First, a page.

The Life Transition Blog
Family Members Need to Work Together
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When it comes time to care for an aging relative, especially a parent, it usually works out best for everyone if family members can set aside their differences. When a family first approaches me in search of caregiver coaching and support, I try to get a handle on where each family member is coming from to better understand points of agreement and disagreement. At first, everyone is on “good behavior” and tries hard to come across as agreeable. However, when I talk with each family member individually, I often learn about underlying tensions that already are, or may soon be, in the way of optimal caregiving and decision-making. Interestingly, when I talk with the care recipient privately, it is not at all atypical for her to bring up this tension that the children think they are doing such a good job of hiding and to point to it as one of the most stressful aspects of her situation.
The one point that everyone can generally agree on is that their objective is to make sure that mom or dad receives the best possible care. However, how to achieve this is where the trouble often starts. For example, what if one sibling believes that hands on care for Dad should only be provided by family members while his sister just as strongly feels that professional caregivers should be employed, thus allowing the family members to be there for the social and emotional support that Dad needs?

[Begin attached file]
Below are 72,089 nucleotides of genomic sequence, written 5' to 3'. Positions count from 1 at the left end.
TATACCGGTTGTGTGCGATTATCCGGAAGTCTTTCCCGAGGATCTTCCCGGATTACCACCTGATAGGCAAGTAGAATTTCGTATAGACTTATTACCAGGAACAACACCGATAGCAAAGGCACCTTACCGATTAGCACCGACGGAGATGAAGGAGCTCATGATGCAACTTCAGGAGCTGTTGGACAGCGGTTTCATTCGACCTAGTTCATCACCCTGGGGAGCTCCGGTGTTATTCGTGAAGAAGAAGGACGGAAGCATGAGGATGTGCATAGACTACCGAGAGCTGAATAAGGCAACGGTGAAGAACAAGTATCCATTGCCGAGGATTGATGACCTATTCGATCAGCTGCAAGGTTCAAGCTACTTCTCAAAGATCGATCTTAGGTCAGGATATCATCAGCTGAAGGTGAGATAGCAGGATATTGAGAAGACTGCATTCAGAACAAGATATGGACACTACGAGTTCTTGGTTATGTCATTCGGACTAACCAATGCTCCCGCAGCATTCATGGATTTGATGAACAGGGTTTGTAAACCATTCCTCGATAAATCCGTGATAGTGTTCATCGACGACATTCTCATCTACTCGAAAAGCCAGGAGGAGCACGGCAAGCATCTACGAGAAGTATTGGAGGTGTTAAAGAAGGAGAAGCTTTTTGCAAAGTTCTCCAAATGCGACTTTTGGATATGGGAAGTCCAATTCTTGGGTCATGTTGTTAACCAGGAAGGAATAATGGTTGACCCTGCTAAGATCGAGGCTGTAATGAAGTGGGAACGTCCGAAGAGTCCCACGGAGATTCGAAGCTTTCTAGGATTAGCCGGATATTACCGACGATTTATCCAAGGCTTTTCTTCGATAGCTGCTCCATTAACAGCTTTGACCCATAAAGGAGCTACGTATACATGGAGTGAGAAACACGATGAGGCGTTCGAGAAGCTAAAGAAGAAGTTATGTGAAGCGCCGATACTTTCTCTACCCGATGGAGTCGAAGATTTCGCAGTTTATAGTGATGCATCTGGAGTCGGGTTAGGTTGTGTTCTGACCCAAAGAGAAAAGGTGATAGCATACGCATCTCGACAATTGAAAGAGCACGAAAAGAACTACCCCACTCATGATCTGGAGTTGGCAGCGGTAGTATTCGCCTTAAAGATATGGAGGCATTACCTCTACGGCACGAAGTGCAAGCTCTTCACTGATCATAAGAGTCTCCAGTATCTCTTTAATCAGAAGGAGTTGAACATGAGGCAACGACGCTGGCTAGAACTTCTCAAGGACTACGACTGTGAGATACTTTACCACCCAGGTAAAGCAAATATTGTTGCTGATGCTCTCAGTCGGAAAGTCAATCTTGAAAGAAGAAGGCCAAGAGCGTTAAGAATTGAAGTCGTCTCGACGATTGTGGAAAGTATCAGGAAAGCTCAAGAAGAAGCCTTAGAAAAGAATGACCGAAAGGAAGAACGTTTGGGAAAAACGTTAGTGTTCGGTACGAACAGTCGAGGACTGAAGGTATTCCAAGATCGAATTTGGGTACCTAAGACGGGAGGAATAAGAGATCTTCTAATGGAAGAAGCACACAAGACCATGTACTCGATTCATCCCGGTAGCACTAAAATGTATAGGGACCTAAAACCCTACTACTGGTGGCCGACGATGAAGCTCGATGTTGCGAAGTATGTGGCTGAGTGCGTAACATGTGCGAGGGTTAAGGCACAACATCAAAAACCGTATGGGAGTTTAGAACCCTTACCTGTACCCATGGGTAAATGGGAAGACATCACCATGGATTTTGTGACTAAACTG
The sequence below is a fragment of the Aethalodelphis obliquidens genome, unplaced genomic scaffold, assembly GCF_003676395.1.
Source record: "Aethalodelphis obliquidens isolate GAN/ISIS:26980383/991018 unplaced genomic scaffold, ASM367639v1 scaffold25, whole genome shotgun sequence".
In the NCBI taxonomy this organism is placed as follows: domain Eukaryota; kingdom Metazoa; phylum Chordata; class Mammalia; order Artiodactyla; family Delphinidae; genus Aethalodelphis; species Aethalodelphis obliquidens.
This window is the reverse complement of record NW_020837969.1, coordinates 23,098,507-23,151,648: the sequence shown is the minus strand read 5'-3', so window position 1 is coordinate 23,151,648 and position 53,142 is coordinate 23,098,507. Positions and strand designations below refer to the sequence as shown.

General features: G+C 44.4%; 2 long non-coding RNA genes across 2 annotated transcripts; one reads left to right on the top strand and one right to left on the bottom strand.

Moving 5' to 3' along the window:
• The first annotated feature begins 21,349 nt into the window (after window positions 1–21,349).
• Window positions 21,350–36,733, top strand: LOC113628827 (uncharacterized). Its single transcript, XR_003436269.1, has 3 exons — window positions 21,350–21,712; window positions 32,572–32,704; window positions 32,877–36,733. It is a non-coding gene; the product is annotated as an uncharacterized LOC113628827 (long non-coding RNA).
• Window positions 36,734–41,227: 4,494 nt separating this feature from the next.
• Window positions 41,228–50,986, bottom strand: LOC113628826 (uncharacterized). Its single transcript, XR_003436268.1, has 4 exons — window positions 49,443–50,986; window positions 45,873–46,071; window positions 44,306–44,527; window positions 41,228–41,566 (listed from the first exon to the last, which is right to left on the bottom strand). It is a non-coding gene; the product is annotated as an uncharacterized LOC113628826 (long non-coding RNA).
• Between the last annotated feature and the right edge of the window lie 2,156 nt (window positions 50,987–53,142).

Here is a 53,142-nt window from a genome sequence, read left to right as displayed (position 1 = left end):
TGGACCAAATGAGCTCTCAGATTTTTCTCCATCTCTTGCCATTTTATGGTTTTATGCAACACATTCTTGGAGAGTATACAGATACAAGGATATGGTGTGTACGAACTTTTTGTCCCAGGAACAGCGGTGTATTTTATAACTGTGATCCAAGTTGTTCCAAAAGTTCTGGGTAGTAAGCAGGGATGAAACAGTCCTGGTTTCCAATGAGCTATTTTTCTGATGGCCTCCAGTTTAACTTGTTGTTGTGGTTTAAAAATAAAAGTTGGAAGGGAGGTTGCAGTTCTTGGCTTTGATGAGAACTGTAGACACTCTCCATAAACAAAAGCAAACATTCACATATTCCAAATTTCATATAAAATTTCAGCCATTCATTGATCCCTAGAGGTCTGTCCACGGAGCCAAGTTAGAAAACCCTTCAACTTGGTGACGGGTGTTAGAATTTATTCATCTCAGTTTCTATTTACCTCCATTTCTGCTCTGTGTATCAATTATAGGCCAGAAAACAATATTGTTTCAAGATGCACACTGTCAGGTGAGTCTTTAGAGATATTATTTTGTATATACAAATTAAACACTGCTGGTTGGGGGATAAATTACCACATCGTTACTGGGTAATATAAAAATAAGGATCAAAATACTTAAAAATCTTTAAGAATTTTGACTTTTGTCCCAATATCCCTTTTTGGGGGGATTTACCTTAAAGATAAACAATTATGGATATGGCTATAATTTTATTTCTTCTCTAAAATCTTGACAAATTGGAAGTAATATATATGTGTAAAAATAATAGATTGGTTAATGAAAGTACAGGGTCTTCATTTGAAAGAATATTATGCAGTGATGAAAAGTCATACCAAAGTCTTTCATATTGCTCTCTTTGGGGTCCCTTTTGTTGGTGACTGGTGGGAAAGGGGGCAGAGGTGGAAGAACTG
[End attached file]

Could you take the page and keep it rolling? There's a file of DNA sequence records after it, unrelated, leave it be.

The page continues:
Families are advised to take inventory. Who can provide what? Is one sister great at organizing a schedule of caregivers and people to drive mom to her appointments? Maybe her brother is a physician and will be on top of the medical issues. Perhaps there is a sibling who lives far away and doesn’t have much time but who will volunteer to be the communications director and set up a system for keeping everyone in the loop. It is important to take stock of other kinds of resources too, namely time and money. If each family member can find some way to contribute to the effort that is within his or her skills, time constraints, and financial ability then things will flow more smoothly.
Money is often at the core of the tension among family caregivers, even though no one likes to admit it. One person may feel that mom or dad’s resources should be used to pay for care, while another may feel that he is “entitled” to that as his inheritance and would prefer that the family provide the care so that there is something left after the parent passes away. One sibling may have more money she can afford to contribute to care and would prefer to do that rather than providing the hands on care herself. However, since no one likes to come right out and admit these things, they are often hidden away under other, often petty, issues.
Sometimes family caregivers simply get stuck in their roles or attitudes and don’t know how to change things. In these cases, it is often important to get someone involved who can serve as the objective third party. This person doesn’t have a stake in the game and isn’t aware of the baggage that accompanies every family. He or she can ask the tough questions right along with the obvious ones. Sometimes, simply having an outsider scratch her head and ask why something is the way it is can be enough to get things unstuck.